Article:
Whether from a staffing firm or straight out of college, there are some capabilities that workers will either have or will never learn. "Technical skills are important, but 80 percent of what our clients are looking for is behavioral," Mauney says.
Clients want staff that not only have experience in their specific vertical industry, but who can interact well with their team. To that end, Robert Half provides its consultants with business and technical training. Many clients hire the consultant permanently if the relationship is working, and Robert Half is happy to see the match cemented. Mauney encourages all her clients to continue training their staffs as part of an overall retention strategy.
With good reason. More than salary, soft benefits like training make workers stay in the job they have, according to a report issued in August by research firm Computer Economics Research. A CER survey of 71 U.S. IT organizations found that training and other non-economic factors such as flexible scheduling, paid time off and social environment have a stronger correlation with lower turnover than factors such as base salaries, retirement and savings programs and incentive pay. Though important, salaries aren't everything. "If they're just looking for the best pay, they'll go on to the next company that pays better when they get the opportunity," says CER Research Director John Longwell. Perks like a four-day work week or two days a week of telecommuting might be harder to give up.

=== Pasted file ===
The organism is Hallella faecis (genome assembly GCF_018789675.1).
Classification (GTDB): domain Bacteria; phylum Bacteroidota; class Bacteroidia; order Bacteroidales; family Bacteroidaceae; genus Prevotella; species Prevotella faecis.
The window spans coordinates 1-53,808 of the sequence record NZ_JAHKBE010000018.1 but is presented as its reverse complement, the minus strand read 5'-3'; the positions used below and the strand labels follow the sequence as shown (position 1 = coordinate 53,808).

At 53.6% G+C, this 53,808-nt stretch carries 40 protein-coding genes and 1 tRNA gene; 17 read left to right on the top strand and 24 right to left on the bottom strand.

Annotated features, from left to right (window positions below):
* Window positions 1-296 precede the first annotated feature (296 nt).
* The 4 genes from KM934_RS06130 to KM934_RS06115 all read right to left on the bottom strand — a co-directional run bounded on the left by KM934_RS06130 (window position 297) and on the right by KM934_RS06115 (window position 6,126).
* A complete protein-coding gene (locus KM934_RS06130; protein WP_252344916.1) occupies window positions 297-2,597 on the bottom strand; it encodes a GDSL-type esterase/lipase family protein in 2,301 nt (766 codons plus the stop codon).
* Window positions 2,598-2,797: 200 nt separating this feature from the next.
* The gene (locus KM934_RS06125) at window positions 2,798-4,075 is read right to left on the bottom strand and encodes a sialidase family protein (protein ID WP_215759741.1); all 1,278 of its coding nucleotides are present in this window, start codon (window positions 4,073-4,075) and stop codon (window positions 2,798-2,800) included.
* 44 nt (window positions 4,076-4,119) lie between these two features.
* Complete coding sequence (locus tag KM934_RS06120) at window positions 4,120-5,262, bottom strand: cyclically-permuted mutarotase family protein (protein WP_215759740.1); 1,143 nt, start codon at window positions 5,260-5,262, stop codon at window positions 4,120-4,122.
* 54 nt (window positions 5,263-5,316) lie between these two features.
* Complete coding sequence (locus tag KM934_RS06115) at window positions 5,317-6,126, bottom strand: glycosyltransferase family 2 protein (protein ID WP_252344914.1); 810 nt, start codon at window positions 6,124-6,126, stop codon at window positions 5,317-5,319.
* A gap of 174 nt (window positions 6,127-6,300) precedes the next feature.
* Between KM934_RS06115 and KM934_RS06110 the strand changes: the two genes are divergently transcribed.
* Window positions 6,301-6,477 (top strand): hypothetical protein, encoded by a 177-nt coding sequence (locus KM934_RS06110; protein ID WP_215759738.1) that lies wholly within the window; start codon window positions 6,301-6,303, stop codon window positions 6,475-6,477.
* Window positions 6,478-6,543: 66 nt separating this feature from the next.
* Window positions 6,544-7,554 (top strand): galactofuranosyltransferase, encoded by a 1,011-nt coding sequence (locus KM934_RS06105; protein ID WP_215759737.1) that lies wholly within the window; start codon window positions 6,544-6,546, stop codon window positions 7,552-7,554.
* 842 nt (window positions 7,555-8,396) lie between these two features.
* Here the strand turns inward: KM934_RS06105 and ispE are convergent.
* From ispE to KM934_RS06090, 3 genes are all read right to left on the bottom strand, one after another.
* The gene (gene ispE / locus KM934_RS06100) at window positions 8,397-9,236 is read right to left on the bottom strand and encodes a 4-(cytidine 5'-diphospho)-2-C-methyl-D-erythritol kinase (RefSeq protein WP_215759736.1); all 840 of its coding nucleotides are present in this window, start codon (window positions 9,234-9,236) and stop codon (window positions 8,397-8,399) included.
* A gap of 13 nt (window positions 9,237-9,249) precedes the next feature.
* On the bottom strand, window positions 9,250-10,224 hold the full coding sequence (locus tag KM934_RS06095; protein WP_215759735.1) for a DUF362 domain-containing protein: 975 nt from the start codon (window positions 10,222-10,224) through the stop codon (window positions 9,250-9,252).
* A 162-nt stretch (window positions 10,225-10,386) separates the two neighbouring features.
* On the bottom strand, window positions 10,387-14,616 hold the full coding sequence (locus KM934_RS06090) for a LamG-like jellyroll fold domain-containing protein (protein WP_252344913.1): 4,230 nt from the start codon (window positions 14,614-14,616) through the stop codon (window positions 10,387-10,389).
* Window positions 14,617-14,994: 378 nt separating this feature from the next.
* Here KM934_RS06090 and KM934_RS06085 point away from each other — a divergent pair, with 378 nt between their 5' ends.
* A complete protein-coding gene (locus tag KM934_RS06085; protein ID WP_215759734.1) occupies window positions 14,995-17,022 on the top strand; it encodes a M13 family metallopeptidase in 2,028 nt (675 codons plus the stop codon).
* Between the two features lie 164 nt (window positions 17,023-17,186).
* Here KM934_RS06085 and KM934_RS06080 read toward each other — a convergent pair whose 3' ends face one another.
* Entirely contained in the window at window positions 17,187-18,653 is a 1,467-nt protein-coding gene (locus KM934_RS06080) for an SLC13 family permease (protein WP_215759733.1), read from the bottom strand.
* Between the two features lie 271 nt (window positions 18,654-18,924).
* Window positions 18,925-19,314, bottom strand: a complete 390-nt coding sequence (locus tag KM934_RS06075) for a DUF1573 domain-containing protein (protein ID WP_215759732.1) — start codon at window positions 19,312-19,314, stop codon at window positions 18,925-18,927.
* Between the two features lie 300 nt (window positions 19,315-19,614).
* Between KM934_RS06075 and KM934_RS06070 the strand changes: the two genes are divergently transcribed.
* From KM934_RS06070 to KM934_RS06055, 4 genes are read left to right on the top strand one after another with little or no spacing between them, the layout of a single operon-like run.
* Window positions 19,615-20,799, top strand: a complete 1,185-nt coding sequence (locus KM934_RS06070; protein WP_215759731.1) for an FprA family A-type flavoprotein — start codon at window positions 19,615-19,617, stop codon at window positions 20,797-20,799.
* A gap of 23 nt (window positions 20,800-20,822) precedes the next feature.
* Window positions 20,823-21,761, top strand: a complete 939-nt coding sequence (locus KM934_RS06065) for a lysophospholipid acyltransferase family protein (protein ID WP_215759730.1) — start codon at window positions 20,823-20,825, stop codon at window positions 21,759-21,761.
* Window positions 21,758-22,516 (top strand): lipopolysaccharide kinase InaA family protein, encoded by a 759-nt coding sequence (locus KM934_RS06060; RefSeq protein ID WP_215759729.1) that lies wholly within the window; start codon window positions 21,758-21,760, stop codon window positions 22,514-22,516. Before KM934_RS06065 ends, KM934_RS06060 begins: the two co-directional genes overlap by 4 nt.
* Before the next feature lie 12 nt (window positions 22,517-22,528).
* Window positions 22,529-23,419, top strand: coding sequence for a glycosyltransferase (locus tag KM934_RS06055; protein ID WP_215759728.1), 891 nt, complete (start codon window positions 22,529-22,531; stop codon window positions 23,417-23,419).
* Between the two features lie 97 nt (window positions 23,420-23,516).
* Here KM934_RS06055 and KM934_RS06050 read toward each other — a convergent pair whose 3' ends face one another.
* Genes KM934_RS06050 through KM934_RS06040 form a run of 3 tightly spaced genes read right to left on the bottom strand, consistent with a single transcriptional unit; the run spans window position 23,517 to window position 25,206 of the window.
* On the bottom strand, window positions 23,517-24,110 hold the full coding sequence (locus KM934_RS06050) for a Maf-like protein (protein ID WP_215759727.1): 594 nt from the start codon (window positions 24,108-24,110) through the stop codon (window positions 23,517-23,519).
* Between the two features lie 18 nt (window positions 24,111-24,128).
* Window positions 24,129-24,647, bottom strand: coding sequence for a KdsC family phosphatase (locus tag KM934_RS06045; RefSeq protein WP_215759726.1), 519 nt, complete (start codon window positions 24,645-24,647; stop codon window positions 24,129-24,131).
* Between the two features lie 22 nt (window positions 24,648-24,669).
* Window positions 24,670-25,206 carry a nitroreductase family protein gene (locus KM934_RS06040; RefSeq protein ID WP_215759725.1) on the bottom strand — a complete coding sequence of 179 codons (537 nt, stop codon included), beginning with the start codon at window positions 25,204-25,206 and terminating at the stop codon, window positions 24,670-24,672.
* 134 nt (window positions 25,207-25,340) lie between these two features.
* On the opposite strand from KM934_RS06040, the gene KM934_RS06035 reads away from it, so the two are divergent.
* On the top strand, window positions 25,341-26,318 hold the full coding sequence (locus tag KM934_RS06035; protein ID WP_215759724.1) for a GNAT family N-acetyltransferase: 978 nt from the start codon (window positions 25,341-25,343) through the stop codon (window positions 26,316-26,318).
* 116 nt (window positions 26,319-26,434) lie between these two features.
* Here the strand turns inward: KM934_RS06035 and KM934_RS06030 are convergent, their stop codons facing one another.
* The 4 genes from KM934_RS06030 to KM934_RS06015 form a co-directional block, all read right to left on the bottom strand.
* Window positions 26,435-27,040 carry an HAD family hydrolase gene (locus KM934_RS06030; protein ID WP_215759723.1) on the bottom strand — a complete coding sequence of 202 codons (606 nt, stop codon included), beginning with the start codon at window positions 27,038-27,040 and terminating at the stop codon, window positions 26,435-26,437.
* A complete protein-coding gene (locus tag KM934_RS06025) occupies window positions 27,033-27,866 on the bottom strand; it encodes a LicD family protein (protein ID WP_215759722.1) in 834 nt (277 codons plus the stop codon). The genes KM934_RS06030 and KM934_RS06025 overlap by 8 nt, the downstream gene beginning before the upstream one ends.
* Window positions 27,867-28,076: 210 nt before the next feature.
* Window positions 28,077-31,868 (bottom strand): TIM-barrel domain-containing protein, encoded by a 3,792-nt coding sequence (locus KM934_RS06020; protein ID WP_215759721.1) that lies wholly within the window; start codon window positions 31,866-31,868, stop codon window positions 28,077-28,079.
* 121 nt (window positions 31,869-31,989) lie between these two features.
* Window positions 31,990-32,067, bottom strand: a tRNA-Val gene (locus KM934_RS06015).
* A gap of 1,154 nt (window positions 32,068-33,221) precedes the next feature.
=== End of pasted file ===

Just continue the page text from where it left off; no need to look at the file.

Reducing the churn rate is imperative as businesses are about to lose a large portion of their workforce not to other companies, but to retirement. By 2016, 70 million people are expected to exit the workforce, while only 40 million will enter. Technology is expected to be one of the harder-hit sectors, as not only will the jobs be vacated, but many new jobs in areas like software development and networking will be created during the next 10 years, according to the U.S. Labor Department's Bureau of Labor Statistics.
It's not just the pending retirement exodus that has today's IT leaders nervous for the future of the systems they're investing in today. Since 1998, there's been nearly a 50 percent decline in the number of students choosing a major in computer science at Ph.D.-granting colleges and universities, according to the Computing Research Association, an association of computer science academic departments and related organizations. A painful combination--the dot-com bust in the late 1990s, the post-9/11 tightening of visas for foreign students (who often assimilated into the U.S. workforce after graduation) and the perception that domestic IT jobs are unreliable in an offshore-happy environment--has created an anti-technology sentiment among college students in the last decade. The trend is only beginning to show signs of reversing, but not by much. In 2007, only 75 more students chose a computer science major than in 2006.
Here's a look at how four IT managers are handling the talent crunch: